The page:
Assessing cortical electrophysiologic and behavioral activity in individuals with aphasia and participants with no brain damage responding to spoken sentence length messages
In this study, six individuals with aphasia and twelve participants with no brain damage responded to spoken sentence length messages using a modified version of the Revised Token Test (McNeil & Prescott, 1978) while cortical activation was recorded using event related potentials (ERP). ERP is a non-invasive imaging procedure that measures cortical activation reflected in the electrical activity that is produced at the level of the cortex in response to internal or external stimulus.
Participants were presented with a visual display that provided eight different token arrangements per trial that were displayed on the computer screen. Spoken messages that increased in length and grammatical complexity were presented via speakers. Participants were instructed to listen to the spoken message and respond by touching the visual choice that matched the spoken message on a touch screen for a total of 90 trials.
The task of semantic processing may be reflected in the latency and peak amplitude of the N400 ERP component. This component has been reported to reflect the processing of single spoken words in participants with no brain damage and individuals with aphasia (Friederici et al., 1999; Handy, 2005; Luck, 2005; Rugg & Coles, 1997). The N400 ERP component has not been well investigated in the processing of spoken sentence length messages in individuals with aphasia.
In order to investigate the mechanisms involved in the auditory comprehension of spoken sentence length messages, we need to identify where in that temporal process the individual is processing the message. Since ERP can be time locked to a specific event, it seems reasonable to use ERP to investigate the temporal characteristics of auditory comprehension of sentence length messages.
The present study compared the performance of individuals with aphasia and participants with no brain damage responding to spoken sentence length messages. The results show that the two groups performed differently in regards to correct response rate. The individuals with aphasia made more error responses than did the participants with no brain damage. The participants with no brain damage showed reduced accuracy as the complexity of the sentence increased while the individuals with aphasia maintained the same performance throughout the test. No statistically significant difference was found between the individuals with aphasia and the participants with no brain damage for the mean latency and amplitude of the P300 and N400 components. However, upon visual examination of the ERP waveforms, the individuals with aphasia exhibited longer ERP latencies of the N400 and the P300 than the participants with no brain damage. In addition, the individuals with aphasia displayed slightly increased amplitudes for the P300 ERP component. Furthermore, the cortical activation patterns between the two groups were different. The non-brain damaged individuals displayed some degree of activation in the left frontal electrodes for the N400 component while the individuals with aphasia exhibited activation in the frontal and right temporal electrodes with some degree of activation exhibited in the left temporal electrodes. Furthermore, the individuals with aphasia exhibit high areas of activation throughout the cortex for the P300 suggesting that the individuals with aphasia were recruiting all cortical areas available to them to compensate for damage to localized areas. The participants with no brain damage displayed activation in the frontal, right and left temporal electrodes. Cortical activation was also exhibited in the parietal electrodes consistent with the literature that suggests that the P300 is elicited primarily in the parietal electrodes.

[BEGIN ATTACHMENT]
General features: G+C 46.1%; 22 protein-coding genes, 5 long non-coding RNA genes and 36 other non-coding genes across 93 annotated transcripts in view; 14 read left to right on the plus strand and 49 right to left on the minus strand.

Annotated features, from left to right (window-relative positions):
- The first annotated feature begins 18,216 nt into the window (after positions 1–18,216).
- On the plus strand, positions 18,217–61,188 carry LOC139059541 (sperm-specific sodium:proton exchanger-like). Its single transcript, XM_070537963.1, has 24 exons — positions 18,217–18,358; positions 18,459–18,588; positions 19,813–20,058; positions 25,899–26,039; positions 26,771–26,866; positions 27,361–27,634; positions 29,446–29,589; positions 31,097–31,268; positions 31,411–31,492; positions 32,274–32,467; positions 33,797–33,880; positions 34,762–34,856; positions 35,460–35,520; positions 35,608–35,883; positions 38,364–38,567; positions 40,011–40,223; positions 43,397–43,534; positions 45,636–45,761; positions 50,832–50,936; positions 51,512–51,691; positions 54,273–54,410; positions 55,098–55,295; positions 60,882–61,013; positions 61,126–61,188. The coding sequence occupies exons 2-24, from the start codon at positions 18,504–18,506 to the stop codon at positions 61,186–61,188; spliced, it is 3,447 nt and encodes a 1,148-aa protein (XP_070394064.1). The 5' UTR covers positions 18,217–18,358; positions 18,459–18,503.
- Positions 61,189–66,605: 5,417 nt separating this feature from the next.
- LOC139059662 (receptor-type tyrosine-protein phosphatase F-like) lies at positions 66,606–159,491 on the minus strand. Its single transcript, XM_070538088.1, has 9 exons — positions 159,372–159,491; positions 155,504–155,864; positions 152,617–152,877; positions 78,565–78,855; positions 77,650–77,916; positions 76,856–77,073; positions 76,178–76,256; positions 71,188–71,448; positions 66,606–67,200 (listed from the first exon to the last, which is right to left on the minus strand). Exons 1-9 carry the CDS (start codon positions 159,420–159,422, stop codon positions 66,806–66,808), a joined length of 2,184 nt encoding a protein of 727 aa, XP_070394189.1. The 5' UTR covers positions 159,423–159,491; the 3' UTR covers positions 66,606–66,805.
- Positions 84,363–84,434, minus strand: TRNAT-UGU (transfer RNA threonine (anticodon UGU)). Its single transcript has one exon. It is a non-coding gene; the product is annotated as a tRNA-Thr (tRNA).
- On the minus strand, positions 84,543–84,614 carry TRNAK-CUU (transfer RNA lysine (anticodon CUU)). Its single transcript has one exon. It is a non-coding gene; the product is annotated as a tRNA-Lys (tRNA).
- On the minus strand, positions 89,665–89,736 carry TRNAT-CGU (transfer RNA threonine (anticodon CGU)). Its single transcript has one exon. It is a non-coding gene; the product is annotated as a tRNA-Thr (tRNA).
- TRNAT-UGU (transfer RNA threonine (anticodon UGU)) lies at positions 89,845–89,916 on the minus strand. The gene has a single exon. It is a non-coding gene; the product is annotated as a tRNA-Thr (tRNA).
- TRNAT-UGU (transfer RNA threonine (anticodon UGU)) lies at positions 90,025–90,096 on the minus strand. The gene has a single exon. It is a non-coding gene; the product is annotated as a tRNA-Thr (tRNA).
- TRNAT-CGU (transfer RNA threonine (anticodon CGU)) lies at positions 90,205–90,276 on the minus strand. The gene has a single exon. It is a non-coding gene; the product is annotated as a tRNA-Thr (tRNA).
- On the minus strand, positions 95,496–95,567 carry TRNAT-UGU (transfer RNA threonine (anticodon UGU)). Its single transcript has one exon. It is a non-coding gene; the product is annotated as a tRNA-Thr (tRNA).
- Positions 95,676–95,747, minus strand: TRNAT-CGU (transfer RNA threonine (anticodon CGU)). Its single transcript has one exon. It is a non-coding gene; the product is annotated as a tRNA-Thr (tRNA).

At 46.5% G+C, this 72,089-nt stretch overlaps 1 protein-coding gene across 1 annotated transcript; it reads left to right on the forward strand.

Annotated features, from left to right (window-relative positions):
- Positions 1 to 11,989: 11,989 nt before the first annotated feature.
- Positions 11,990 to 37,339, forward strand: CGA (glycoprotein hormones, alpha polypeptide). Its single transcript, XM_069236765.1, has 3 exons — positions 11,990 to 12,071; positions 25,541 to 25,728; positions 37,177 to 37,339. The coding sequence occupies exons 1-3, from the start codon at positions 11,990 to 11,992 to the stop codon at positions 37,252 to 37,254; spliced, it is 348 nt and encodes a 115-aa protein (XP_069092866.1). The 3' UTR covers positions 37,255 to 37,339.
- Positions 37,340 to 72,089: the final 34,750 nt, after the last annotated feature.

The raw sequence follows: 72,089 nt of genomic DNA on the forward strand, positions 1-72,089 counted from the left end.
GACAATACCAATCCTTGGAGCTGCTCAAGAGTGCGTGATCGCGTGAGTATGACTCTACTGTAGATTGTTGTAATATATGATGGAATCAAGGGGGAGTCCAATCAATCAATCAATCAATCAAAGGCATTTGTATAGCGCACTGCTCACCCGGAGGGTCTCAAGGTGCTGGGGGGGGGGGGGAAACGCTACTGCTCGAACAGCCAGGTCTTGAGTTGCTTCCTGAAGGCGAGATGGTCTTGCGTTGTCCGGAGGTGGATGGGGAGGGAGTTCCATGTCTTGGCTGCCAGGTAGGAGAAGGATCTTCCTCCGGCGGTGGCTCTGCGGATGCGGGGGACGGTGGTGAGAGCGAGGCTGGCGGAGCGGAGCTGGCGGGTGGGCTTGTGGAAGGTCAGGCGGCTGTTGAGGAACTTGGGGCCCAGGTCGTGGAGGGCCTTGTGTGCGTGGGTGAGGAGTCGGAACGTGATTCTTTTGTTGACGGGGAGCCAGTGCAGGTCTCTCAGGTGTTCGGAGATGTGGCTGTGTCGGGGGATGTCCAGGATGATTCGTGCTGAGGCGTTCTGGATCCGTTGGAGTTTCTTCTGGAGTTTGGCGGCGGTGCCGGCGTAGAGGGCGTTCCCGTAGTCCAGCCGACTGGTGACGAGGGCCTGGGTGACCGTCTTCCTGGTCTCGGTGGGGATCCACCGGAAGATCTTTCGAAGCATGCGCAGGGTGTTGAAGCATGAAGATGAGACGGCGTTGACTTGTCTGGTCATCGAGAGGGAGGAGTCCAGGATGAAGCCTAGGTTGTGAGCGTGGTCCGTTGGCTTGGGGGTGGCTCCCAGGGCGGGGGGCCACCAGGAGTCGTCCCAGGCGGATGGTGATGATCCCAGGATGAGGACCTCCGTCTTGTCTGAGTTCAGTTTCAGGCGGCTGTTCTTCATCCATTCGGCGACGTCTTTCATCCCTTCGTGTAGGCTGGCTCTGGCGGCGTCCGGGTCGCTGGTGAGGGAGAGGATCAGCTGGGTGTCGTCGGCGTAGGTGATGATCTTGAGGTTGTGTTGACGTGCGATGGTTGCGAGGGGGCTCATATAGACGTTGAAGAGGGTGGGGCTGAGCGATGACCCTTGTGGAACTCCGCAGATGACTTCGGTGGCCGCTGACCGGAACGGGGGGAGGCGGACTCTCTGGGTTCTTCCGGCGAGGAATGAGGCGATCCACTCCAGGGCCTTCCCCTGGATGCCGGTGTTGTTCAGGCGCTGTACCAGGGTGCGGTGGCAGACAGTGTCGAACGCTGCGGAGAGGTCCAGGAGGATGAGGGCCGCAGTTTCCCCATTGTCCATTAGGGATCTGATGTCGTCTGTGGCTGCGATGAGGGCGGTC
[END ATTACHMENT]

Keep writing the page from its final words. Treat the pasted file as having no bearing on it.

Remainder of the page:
The nature of activation also differed across the duration of each sentence in each of the two groups of participants. The individuals with aphasia showed reduced attentional activity at the start of each trial and an increased latency and reduced amplitude when processing the spoken message. The participants with no brain damage showed quicker attentional response to the onset of each trial and a shorter latency and increased amplitude when processing the sentence.
The implication of this study is that the individuals with aphasia processed spoken sentence length messages different from participants with no brain damage. Their attentional response was delayed and they required added processing time, but obtained a moderate degree of correct response rate.